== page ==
listening and love (love isn’t given a chance when we close one-another out)

So then, let us aim for harmony in the church and try to build each other up. – Romans 14:19

Some good conversation has been generated around the “That Spanking Thing” post (yesterday). So give it a look if you missed.

"Rock Solid." These guys are good
“Rock Solid.” These guys are good

LISTEN: Today we’re headed back to the kitchen, via some excellent discussion in my Wednesday evening “Iron Sharpens Iron” men’s small group Bible study.

We’re a couple of weeks behind my Saturday morning crew in the Book of Romans, and it always amazes me how the direction of conversation veers off in different directions depending on how the Holy Spirit is nudging/provoking/prompting.

This time, rather than focus on all Paul’s “do not” statements, we talked about what we can do that is positive, and that is incompatible with being judgmental? In other words, rather than being judgmental about the judgers, we’re more interested in what we can do to – as Paul put it – “aim for harmony in the church and try to build each other up.”

One of the men immediately talked about listening. “I often have my mind made up three words into what the other guy is saying,” he confessed. “I have it all figured out, because I know I’m right. I don’t even take the time to listen.”

Image pirated from Outlook
Image pirated from Outlook

EDITOR: This reminds me of a great conversation I had with editor/preacher Jack Haberer. We were both speaking at the same conference and I quizzed him about his work as editor for the independent Presbyterian news magazine, The Presbyterian Outlook (Jack is moving to Florida next month to pastor the Vanderbilt Presbyterian Church in Naples).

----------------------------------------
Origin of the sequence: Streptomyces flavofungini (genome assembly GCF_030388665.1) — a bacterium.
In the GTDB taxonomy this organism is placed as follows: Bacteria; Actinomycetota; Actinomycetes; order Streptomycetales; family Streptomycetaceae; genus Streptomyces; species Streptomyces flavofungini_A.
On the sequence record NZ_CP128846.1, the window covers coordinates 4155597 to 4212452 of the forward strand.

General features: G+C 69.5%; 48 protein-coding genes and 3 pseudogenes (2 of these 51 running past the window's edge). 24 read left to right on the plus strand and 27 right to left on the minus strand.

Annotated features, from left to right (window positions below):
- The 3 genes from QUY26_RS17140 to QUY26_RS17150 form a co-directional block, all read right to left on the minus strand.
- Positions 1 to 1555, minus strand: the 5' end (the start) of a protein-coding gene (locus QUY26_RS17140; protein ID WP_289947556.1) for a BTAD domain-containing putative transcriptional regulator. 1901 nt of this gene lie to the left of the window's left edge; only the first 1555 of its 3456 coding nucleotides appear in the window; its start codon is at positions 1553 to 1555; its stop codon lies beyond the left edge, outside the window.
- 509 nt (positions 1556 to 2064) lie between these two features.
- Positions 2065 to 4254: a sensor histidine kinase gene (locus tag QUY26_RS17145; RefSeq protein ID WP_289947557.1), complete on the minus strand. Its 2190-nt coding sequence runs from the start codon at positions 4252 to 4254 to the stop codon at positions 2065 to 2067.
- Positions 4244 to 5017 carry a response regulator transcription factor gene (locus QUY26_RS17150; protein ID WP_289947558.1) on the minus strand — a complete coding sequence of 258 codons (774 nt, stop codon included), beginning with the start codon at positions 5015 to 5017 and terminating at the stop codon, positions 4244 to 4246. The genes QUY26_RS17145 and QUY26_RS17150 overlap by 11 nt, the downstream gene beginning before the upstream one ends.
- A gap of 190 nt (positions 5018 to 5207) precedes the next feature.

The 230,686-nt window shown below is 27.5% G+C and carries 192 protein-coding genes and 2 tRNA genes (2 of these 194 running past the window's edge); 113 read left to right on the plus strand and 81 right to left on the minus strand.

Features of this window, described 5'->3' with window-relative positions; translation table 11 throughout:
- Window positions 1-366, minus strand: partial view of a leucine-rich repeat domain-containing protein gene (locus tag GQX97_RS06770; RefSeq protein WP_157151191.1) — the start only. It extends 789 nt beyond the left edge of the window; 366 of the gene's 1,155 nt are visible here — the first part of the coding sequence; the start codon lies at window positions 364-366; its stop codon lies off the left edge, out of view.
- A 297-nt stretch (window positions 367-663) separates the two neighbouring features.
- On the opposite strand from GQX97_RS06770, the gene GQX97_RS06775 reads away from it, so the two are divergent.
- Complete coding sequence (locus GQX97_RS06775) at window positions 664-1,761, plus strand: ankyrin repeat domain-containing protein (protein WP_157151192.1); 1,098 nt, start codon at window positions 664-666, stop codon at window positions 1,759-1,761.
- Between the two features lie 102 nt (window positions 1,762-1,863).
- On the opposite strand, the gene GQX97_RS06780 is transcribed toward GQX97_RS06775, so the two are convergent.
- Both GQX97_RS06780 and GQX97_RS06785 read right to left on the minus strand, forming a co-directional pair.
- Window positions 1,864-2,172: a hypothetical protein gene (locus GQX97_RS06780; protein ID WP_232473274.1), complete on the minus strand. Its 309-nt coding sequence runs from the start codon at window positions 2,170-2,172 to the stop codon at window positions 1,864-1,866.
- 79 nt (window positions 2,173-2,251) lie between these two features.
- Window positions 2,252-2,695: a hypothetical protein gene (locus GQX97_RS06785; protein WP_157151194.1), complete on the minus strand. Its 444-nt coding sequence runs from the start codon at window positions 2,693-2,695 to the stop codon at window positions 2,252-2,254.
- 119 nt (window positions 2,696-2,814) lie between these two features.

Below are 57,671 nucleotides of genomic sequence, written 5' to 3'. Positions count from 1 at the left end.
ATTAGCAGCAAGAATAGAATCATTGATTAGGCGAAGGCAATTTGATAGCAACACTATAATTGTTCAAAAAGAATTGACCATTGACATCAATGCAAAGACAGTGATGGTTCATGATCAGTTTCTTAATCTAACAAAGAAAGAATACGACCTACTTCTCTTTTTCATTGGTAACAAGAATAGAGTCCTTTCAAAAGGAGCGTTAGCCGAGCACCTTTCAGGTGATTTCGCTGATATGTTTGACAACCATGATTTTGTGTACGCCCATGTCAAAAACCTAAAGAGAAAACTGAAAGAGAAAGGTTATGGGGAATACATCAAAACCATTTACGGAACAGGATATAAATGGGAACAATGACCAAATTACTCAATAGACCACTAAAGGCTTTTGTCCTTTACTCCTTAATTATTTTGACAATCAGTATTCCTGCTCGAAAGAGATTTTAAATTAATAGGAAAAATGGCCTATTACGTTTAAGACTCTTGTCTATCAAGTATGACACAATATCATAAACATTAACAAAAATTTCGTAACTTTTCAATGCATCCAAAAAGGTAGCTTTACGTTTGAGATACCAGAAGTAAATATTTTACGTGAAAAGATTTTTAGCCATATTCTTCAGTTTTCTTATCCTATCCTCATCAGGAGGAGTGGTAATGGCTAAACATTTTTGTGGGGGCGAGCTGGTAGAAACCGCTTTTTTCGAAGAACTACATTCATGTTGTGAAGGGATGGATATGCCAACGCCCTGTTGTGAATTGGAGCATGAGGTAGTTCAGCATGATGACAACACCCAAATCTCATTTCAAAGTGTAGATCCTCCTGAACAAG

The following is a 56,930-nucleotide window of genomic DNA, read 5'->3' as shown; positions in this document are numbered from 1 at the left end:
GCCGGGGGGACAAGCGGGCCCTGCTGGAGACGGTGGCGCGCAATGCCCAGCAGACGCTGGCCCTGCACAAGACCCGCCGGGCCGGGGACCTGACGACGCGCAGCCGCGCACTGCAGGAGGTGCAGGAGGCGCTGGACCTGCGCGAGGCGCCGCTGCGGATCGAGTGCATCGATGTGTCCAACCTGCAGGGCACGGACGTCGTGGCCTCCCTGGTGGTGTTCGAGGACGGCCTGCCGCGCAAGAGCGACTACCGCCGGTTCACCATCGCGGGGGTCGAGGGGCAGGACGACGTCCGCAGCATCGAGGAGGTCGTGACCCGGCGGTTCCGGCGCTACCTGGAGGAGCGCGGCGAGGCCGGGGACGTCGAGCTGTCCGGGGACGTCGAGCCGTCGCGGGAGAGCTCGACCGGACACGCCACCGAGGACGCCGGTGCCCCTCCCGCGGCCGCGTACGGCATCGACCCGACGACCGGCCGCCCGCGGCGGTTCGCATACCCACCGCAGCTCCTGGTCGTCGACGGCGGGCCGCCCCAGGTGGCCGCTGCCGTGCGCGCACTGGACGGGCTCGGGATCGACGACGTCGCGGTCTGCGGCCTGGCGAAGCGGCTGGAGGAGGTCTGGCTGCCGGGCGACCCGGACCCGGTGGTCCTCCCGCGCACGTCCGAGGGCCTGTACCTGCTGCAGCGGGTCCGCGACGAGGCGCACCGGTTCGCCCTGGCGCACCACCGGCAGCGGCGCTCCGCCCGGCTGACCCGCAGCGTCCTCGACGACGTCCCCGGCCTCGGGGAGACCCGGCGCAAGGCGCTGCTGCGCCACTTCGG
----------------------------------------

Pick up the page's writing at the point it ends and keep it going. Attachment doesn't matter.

“You led a very conservative congregation before you took the job,” I said, “and you leaned fairly sharply to the right yourself. How has that played out as a journalist?”

“If I wanted to cover the news accurately, and to tell the story honestly, I had to listen,” Jack said. “And I found that the more I listened to people, the more I respected them, and the more I valued them as brothers and sisters in Christ. Listening is critically important. But it’s hard to do that when your only agenda is to demonstrate that you’re right and the other guy is wrong.”

IMG_4934KITCHEN: Our new kitchen is nearing completion (still to do: install appliances, trim, paint, backsplash, finish floors, fixes…). But it almost took on an entirely different shape when one of the carpenters (a highly skilled craftsman who does great work) dug his heels in and didn’t want to listen.

The old kitchen (pokey, tight, impractical) didn’t venture an inch beyond the invisible line dividing it from the “breakfast room.” Our new design treats the two spaces as one. The carpenter’s vision, however, could not cross the invisible line. That line, his inability to listen, and his predetermined conclusions, became an almost impenetrable brick wall.

Fortunately, we were able to insist that he lay out the cabinets according to our plan. So he did (under protest, shaking his head, and rolling his eyes). However, once every piece was in place, he said, “That’s awesome! I love this design.”

SPIRIT: I don’t think the Apostle Paul was that interested in everyone agreeing with each other. But I do know that he wanted believers to respect one-another, to aim for harmony, and to build one-another up.

DSC_0459One of the best ways we can do that is to listen. Active listening; patient listening; “I love you” listening. Love isn’t given a chance when we close one-another out.

In love, and because of love – DEREK


  1. I really like this statement: ” I don’t think the Apostle Paul was that interested in everyone agreeing with each other.” This is key. I don’t think God ever intended for us to throw our brains in the trash to become Christians. After all it was the different thinking that has brought much needed change to the world and the church like our nation’s forefathers and Martin Luther (as well as Martin Luther King). Many times I do not even agree with myself as situations and perspectives change, and sometimes I even mature in my spiritual and intellectual thinking. It is most important that we listen to our Christian brothers and sisters and either agree or agree to disagree peacefully.


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